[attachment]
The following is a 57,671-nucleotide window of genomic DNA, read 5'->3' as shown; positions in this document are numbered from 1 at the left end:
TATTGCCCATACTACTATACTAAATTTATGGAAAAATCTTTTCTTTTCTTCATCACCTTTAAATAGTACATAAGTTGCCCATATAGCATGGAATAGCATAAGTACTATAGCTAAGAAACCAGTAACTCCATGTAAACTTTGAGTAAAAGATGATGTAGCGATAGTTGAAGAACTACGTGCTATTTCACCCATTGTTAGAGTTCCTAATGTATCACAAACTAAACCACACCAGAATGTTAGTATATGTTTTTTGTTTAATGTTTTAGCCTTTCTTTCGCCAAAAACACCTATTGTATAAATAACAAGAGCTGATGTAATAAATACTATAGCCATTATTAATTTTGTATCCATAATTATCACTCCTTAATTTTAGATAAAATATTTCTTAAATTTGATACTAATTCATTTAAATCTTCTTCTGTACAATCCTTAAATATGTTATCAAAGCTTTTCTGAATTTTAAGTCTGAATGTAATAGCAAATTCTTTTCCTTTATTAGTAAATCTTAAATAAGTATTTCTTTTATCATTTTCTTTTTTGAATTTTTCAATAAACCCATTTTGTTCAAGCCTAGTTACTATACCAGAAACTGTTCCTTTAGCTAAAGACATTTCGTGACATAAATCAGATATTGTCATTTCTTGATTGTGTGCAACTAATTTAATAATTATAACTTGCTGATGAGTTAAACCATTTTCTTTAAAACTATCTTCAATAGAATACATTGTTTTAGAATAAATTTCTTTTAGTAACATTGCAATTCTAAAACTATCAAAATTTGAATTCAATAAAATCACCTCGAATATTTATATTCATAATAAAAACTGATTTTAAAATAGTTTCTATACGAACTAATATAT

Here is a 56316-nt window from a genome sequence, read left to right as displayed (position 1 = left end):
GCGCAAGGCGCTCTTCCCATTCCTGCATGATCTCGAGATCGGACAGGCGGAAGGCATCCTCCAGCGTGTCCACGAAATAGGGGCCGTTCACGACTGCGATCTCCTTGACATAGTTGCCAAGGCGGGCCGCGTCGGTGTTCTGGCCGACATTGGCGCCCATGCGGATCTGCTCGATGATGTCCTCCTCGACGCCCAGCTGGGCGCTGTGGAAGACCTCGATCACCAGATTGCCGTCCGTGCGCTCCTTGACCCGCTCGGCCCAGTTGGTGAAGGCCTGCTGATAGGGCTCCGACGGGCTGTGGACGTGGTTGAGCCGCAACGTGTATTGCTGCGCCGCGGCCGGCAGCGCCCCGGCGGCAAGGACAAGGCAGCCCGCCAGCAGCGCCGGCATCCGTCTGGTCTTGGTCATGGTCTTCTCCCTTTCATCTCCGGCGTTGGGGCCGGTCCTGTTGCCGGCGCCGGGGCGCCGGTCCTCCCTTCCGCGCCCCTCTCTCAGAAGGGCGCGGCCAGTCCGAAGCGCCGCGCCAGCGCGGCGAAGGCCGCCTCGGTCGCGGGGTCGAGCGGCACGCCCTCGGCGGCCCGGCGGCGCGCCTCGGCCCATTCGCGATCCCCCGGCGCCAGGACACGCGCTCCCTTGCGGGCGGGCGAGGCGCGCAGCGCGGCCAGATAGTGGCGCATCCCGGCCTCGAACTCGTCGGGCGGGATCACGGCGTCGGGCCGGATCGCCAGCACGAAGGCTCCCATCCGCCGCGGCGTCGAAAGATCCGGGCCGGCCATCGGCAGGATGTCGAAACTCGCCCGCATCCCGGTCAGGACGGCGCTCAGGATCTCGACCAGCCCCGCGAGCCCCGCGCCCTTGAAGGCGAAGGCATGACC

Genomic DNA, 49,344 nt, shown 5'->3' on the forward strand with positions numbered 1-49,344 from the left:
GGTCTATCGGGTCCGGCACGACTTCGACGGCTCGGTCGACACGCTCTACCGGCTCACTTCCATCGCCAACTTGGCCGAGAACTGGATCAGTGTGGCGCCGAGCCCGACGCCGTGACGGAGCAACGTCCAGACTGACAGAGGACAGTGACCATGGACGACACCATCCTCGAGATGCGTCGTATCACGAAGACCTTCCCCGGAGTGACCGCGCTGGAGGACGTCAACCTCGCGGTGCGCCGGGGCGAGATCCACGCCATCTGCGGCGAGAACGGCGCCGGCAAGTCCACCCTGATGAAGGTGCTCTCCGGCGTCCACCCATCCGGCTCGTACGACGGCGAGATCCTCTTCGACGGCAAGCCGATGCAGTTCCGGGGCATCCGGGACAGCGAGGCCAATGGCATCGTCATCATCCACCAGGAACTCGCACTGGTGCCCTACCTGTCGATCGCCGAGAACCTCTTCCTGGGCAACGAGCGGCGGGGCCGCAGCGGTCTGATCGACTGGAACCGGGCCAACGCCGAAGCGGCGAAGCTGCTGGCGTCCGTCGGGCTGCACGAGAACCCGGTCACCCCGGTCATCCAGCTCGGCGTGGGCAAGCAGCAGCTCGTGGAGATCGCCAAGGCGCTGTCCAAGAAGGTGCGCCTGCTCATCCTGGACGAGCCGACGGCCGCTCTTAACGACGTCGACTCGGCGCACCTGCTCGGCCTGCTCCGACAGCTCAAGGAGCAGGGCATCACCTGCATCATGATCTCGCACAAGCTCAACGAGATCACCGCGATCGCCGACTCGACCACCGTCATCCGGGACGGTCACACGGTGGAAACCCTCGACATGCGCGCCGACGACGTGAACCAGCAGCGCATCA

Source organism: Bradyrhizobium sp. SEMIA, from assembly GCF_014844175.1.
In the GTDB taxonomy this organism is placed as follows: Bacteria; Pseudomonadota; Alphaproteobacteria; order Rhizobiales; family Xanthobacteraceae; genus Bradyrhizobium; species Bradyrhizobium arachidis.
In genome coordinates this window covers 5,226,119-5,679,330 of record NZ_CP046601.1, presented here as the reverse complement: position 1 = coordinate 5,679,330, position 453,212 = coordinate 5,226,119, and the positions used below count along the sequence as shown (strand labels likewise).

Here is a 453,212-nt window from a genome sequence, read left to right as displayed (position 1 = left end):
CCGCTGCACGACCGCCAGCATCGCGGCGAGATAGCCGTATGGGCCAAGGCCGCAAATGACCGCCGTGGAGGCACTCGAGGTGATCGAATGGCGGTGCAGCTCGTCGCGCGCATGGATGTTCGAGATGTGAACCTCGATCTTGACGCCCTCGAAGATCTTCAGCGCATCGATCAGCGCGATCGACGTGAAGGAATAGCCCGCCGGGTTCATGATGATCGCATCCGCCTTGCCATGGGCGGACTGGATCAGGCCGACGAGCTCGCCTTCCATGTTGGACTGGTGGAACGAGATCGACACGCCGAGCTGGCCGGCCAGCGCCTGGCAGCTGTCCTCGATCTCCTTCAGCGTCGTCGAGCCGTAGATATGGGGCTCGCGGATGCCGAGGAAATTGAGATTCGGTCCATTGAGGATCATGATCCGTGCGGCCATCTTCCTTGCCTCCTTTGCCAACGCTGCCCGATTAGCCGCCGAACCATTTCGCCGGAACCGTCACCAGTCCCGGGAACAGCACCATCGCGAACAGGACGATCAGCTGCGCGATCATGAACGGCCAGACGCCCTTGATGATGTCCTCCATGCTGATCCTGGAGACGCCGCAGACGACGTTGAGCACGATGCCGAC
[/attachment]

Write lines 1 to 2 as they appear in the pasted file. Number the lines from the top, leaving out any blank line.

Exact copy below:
The following is a 57,671-nucleotide window of genomic DNA, read 5'->3' as shown; positions in this document are numbered from 1 at the left end:
TATTGCCCATACTACTATACTAAATTTATGGAAAAATCTTTTCTTTTCTTCATCACCTTTAAATAGTACATAAGTTGCCCATATAGCATGGAATAGCATAAGTACTATAGCTAAGAAACCAGTAACTCCATGTAAACTTTGAGTAAAAGATGATGTAGCGATAGTTGAAGAACTACGTGCTATTTCACCCATTGTTAGAGTTCCTAATGTATCACAAACTAAACCACACCAGAATGTTAGTATATGTTTTTTGTTTAATGTTTTAGCCTTTCTTTCGCCAAAAACACCTATTGTATAAATAACAAGAGCTGATGTAATAAATACTATAGCCATTATTAATTTTGTATCCATAATTATCACTCCTTAATTTTAGATAAAATATTTCTTAAATTTGATACTAATTCATTTAAATCTTCTTCTGTACAATCCTTAAATATGTTATCAAAGCTTTTCTGAATTTTAAGTCTGAATGTAATAGCAAATTCTTTTCCTTTATTAGTAAATCTTAAATAAGTATTTCTTTTATCATTTTCTTTTTTGAATTTTTCAATAAACCCATTTTGTTCAAGCCTAGTTACTATACCAGAAACTGTTCCTTTAGCTAAAGACATTTCGTGACATAAATCAGATATTGTCATTTCTTGATTGTGTGCAACTAATTTAATAATTATAACTTGCTGATGAGTTAAACCATTTTCTTTAAAACTATCTTCAATAGAATACATTGTTTTAGAATAAATTTCTTTTAGTAACATTGCAATTCTAAAACTATCAAAATTTGAATTCAATAAAATCACCTCGAATATTTATATTCATAATAAAAACTGATTTTAAAATAGTTTCTATACGAACTAATATAT